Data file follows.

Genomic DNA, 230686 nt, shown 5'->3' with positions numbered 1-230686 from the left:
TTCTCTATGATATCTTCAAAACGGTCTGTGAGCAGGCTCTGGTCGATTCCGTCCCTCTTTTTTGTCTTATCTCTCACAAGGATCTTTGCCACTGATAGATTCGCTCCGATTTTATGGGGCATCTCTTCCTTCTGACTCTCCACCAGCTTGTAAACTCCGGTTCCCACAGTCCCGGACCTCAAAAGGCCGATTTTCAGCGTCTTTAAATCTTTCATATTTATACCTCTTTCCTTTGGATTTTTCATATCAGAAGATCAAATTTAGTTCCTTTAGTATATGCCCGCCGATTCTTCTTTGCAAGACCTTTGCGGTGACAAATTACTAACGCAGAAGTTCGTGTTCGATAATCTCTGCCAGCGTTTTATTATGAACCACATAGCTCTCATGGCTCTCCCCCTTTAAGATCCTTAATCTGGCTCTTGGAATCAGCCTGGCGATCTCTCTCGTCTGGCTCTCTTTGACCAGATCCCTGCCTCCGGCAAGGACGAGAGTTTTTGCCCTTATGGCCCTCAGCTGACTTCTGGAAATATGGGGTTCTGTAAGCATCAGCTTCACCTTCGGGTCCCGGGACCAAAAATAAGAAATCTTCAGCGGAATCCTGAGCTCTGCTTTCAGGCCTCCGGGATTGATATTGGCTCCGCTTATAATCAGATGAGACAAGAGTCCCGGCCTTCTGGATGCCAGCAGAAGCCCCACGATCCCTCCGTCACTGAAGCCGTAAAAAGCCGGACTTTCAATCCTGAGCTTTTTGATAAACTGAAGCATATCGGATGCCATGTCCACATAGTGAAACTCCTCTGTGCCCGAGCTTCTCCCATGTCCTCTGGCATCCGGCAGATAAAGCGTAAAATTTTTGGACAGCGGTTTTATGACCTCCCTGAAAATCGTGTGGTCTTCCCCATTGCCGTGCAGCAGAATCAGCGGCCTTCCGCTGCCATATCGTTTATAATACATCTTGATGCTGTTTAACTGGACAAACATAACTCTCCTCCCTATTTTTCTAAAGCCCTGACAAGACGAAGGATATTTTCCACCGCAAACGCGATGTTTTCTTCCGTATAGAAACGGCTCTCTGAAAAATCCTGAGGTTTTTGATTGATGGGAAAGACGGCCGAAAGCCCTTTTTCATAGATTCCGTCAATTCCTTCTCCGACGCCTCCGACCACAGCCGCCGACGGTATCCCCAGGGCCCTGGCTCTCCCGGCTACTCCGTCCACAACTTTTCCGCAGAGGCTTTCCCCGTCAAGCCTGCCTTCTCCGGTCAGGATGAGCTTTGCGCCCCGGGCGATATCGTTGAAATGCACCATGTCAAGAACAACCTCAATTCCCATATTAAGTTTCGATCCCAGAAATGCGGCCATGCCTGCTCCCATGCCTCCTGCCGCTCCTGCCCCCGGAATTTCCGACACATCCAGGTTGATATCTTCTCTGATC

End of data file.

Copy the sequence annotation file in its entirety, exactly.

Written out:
Genomic DNA, 230686 nt, shown 5'->3' with positions numbered 1-230686 from the left:
TTCTCTATGATATCTTCAAAACGGTCTGTGAGCAGGCTCTGGTCGATTCCGTCCCTCTTTTTTGTCTTATCTCTCACAAGGATCTTTGCCACTGATAGATTCGCTCCGATTTTATGGGGCATCTCTTCCTTCTGACTCTCCACCAGCTTGTAAACTCCGGTTCCCACAGTCCCGGACCTCAAAAGGCCGATTTTCAGCGTCTTTAAATCTTTCATATTTATACCTCTTTCCTTTGGATTTTTCATATCAGAAGATCAAATTTAGTTCCTTTAGTATATGCCCGCCGATTCTTCTTTGCAAGACCTTTGCGGTGACAAATTACTAACGCAGAAGTTCGTGTTCGATAATCTCTGCCAGCGTTTTATTATGAACCACATAGCTCTCATGGCTCTCCCCCTTTAAGATCCTTAATCTGGCTCTTGGAATCAGCCTGGCGATCTCTCTCGTCTGGCTCTCTTTGACCAGATCCCTGCCTCCGGCAAGGACGAGAGTTTTTGCCCTTATGGCCCTCAGCTGACTTCTGGAAATATGGGGTTCTGTAAGCATCAGCTTCACCTTCGGGTCCCGGGACCAAAAATAAGAAATCTTCAGCGGAATCCTGAGCTCTGCTTTCAGGCCTCCGGGATTGATATTGGCTCCGCTTATAATCAGATGAGACAAGAGTCCCGGCCTTCTGGATGCCAGCAGAAGCCCCACGATCCCTCCGTCACTGAAGCCGTAAAAAGCCGGACTTTCAATCCTGAGCTTTTTGATAAACTGAAGCATATCGGATGCCATGTCCACATAGTGAAACTCCTCTGTGCCCGAGCTTCTCCCATGTCCTCTGGCATCCGGCAGATAAAGCGTAAAATTTTTGGACAGCGGTTTTATGACCTCCCTGAAAATCGTGTGGTCTTCCCCATTGCCGTGCAGCAGAATCAGCGGCCTTCCGCTGCCATATCGTTTATAATACATCTTGATGCTGTTTAACTGGACAAACATAACTCTCCTCCCTATTTTTCTAAAGCCCTGACAAGACGAAGGATATTTTCCACCGCAAACGCGATGTTTTCTTCCGTATAGAAACGGCTCTCTGAAAAATCCTGAGGTTTTTGATTGATGGGAAAGACGGCCGAAAGCCCTTTTTCATAGATTCCGTCAATTCCTTCTCCGACGCCTCCGACCACAGCCGCCGACGGTATCCCCAGGGCCCTGGCTCTCCCGGCTACTCCGTCCACAACTTTTCCGCAGAGGCTTTCCCCGTCAAGCCTGCCTTCTCCGGTCAGGATGAGCTTTGCGCCCCGGGCGATATCGTTGAAATGCACCATGTCAAGAACAACCTCAATTCCCATATTAAGTTTCGATCCCAGAAATGCGGCCATGCCTGCTCCCATGCCTCCTGCCGCTCCTGCCCCCGGAATTTCCGACACATCCAGGTTGATATCTTCTCTGATC